Herb Kohler, golf course pioneer, passes away at 83

  • Herb Kohler

Herb Kohler, CEO of the Kohler Company and a golf course pioneer, passed away on September 3 at the age of 83.

Kohler was an active member of the NGCOA and at one point was listed in Golf Inc.’s annual list of the most powerful people in golf.

Kohler used his position and wealth to greatly expand the golfing presence in Wisconsin, first by creating the famed Blackwolf Run course in 1988 with renowned course architect Pete Dye. They soon created another 18-hole course at the site because of the popularity of the first. In 1997, they teamed up again for Whistling Straits, a course themed after the vision Kohler had of the Irish countryside, complete with an imported flock of black-faced sheep to serve as de facto groundskeepers. As with Blackwolf Run, the course proved so popular that they again added a second 18-hole course, creating a destination golf experience that hosted three PGA championships, a U.S. Senior Open and a Ryder Cup in 2021.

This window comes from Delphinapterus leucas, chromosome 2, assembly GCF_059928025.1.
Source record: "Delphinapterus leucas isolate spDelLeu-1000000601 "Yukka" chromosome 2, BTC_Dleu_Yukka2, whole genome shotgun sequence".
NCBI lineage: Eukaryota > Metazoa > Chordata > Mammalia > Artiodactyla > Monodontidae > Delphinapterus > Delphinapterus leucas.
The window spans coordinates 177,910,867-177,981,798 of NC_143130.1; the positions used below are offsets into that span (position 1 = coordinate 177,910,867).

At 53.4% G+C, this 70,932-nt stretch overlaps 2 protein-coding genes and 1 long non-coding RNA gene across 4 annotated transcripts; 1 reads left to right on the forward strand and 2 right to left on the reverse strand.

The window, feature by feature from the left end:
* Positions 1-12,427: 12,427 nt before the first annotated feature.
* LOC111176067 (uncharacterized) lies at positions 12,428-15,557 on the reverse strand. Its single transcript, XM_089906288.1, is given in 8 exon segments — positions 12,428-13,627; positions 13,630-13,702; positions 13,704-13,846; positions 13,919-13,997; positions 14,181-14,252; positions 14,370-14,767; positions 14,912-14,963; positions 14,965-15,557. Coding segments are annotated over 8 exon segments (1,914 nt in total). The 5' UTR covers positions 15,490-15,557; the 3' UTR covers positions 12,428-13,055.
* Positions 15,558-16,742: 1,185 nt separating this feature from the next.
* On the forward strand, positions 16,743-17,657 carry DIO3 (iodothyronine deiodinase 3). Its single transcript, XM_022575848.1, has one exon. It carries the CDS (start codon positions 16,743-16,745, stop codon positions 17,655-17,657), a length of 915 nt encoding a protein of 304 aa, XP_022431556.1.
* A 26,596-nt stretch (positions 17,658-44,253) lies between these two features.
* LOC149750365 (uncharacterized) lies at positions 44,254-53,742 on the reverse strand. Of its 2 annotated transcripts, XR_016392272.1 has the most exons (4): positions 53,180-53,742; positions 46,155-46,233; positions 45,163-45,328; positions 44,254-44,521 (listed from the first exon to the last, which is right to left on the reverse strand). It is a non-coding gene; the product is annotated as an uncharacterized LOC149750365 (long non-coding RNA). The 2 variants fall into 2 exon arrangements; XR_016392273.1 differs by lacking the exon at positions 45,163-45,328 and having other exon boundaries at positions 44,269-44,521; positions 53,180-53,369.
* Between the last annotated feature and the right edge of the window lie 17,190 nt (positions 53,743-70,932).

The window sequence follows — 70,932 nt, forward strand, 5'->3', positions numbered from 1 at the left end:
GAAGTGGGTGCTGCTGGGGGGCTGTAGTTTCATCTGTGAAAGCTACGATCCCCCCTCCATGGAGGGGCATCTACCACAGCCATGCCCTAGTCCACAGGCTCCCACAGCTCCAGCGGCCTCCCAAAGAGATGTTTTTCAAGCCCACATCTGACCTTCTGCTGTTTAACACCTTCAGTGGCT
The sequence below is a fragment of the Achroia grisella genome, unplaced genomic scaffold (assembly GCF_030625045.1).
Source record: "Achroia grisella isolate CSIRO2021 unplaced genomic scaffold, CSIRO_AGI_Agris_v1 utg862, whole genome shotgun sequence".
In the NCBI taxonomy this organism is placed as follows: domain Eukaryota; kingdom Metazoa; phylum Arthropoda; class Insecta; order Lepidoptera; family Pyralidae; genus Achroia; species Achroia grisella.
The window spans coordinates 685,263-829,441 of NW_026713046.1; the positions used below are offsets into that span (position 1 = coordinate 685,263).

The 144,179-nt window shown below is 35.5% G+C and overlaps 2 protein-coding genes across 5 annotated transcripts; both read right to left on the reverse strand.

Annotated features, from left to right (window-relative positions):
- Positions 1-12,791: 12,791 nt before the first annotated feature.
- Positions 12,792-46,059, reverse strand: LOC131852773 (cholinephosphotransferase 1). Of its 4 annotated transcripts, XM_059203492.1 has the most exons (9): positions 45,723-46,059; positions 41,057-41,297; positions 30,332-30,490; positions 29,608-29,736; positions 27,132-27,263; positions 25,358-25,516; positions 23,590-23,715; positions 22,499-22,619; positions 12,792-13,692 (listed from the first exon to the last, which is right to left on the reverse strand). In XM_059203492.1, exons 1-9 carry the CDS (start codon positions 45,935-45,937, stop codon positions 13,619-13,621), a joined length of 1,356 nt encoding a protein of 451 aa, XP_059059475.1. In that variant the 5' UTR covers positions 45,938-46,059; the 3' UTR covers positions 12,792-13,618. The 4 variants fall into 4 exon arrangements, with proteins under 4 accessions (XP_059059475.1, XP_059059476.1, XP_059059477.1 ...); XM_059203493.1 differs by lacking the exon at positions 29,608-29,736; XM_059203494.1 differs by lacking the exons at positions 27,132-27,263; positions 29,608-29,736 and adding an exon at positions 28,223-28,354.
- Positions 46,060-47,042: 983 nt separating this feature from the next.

Several industry figures commented on his impact on the golf industry.

“Herb Kohler was truly an industry giant and did a lot for the game of golf,” wrote Jeff Woolson, Managing Director of CBRE Golf & Resort Properties on LinkedIn.

“I was always amazed that a man of his stature would attend our industry conferences,” wrote Jay Karen, Chief Executive Officer of the NGCOA. “Mr. Kohler would sit in the audience at NGCOA events just like any other member. Except he wasn’t just any other member. He was a titan.”

“Thanks to Herb Kohler for not giving up on his pursuit of a hospitality division and recruiting Pete Dye as his co-conspirator,” wrote Joe Steranka, former CEO of the PGA.

After graduating from Yale in 1965, Kohler joined the family company as a research technician and quickly moved up the ranks. He became director in 1967, vice president of operations in 1968, executive vice president in 1971, chairman of the board and CEO in 1972 and finally president of the company in 1974, a position he held until 2015 when he became the executive chairman, with his son, David, taking over as president and CEO.

"His zest for life, adventure and impact inspires all of us,” his family said in a news release. “We traveled together, celebrated together and worked together. He was all in, all the time, leaving an indelible mark on how we live our lives today and carry on his legacy.”

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